Because I have served as chief programming officer for both WIBC-AM radio and later WFYI-FM public radio, the argument over a biased point of view of programming [Kalscheur letter July 21] is a great interest.
WIBC was successful until the early 1990s because it was “big tent” with a strong, independent news department; the Pacers; the Colts; the Indianapolis 500; and a relatively stable group of personalities. That is why Rush Limbaugh was on WNDE-AM when I left WIBC in 1990.
WFYI is a completely different animal. Unless a public radio station is staffed sufficiently to be largely locally programmed, with large amounts of classical and jazz music, most facilities tend to rebroadcast whatever is programmed from National Public Radio, American Public Media, Public Radio International and other public radio station producers.
Most of these organizations are based in liberal bastions like Washington, D.C.; New York and Los Angeles. WFYI’s perceived liberal bias is based on these shows developed elsewhere. Locally, WFYI tries to serve all of its constituents.
As station manager at WFYI between 1998 and 2004, I tried to keep the station politically neutral by inviting public servants from all parties onto its airwaves, especially during the run-up to general elections.
WFYI’s fledgling local news operation is improving and essentially unbiased, although it can hardly hold a candle to the best local radio news operations of WIBC under Fred Heckman, WTLC-FM under Gene Slaymaker and WIRE-AM under Steve Yount in the 1970s.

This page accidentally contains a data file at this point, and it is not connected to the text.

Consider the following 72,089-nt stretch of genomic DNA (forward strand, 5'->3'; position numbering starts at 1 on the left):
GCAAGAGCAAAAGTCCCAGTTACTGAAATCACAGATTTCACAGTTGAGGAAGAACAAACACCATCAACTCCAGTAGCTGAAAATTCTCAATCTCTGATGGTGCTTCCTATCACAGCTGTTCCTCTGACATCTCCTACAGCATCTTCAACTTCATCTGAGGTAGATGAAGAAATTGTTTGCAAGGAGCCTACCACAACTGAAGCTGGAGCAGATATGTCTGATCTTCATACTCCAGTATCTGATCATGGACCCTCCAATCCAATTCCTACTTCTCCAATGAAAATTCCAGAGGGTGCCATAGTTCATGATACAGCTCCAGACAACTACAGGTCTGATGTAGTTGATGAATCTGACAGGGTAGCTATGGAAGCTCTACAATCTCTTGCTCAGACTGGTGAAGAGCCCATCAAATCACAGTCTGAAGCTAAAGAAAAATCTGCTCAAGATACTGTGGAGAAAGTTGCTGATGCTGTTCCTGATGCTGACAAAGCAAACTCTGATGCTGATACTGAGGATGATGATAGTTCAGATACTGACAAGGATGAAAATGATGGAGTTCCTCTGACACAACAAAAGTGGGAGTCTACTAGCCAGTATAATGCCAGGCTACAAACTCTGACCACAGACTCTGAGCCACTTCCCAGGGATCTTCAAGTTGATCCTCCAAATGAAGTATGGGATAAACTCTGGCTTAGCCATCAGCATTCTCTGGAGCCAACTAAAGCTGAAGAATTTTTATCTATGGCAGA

On the issue of public funding for WFYI, the Corporation for Public Broadcasting Community Service Grant is not guaranteed. It is based upon audience reach and station outreach, all of which WFYI and Metropolitan Indianapolis Public Broadcasting Inc. deliver more than they receive.
WIBC’s Charlie Morgan and his programming staff have chosen to become a niche radio station by appealing to a specific conservative segment of the radio audience. Unfortunately, that segment is aging. Further, the total advertising base of WIBC has been declining significantly since the 1990s.
The danger for such relatively narrow targeting of an audience is listener fatigue. At WFYI, I would tire of the seemingly endless hours of issue-oriented public radio talk shows, welcoming the evening classical music on my drive home.
James E. “Jed” Duvall,
traveling freight agent, Radio-By-The-Hour Consulting Services